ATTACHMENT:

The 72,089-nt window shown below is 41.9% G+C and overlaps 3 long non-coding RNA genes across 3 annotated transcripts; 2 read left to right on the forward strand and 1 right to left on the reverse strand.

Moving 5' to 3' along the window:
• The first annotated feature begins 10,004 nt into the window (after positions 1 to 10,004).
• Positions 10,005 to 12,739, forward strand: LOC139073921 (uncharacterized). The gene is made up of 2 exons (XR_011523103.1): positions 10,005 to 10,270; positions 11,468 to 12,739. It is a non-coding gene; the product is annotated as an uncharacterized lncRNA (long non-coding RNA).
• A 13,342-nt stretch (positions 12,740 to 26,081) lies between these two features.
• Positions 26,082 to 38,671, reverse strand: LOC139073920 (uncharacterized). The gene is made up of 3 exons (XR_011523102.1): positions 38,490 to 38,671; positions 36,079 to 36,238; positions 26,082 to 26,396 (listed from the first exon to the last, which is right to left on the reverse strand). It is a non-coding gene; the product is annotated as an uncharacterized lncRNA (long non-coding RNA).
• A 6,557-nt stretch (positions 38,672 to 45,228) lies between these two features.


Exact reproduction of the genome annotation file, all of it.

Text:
The 72,089-nt window shown below is 41.9% G+C and overlaps 3 long non-coding RNA genes across 3 annotated transcripts; 2 read left to right on the forward strand and 1 right to left on the reverse strand.

Moving 5' to 3' along the window:
• The first annotated feature begins 10,004 nt into the window (after positions 1 to 10,004).
• Positions 10,005 to 12,739, forward strand: LOC139073921 (uncharacterized). The gene is made up of 2 exons (XR_011523103.1): positions 10,005 to 10,270; positions 11,468 to 12,739. It is a non-coding gene; the product is annotated as an uncharacterized lncRNA (long non-coding RNA).
• A 13,342-nt stretch (positions 12,740 to 26,081) lies between these two features.
• Positions 26,082 to 38,671, reverse strand: LOC139073920 (uncharacterized). The gene is made up of 3 exons (XR_011523102.1): positions 38,490 to 38,671; positions 36,079 to 36,238; positions 26,082 to 26,396 (listed from the first exon to the last, which is right to left on the reverse strand). It is a non-coding gene; the product is annotated as an uncharacterized lncRNA (long non-coding RNA).
• A 6,557-nt stretch (positions 38,672 to 45,228) lies between these two features.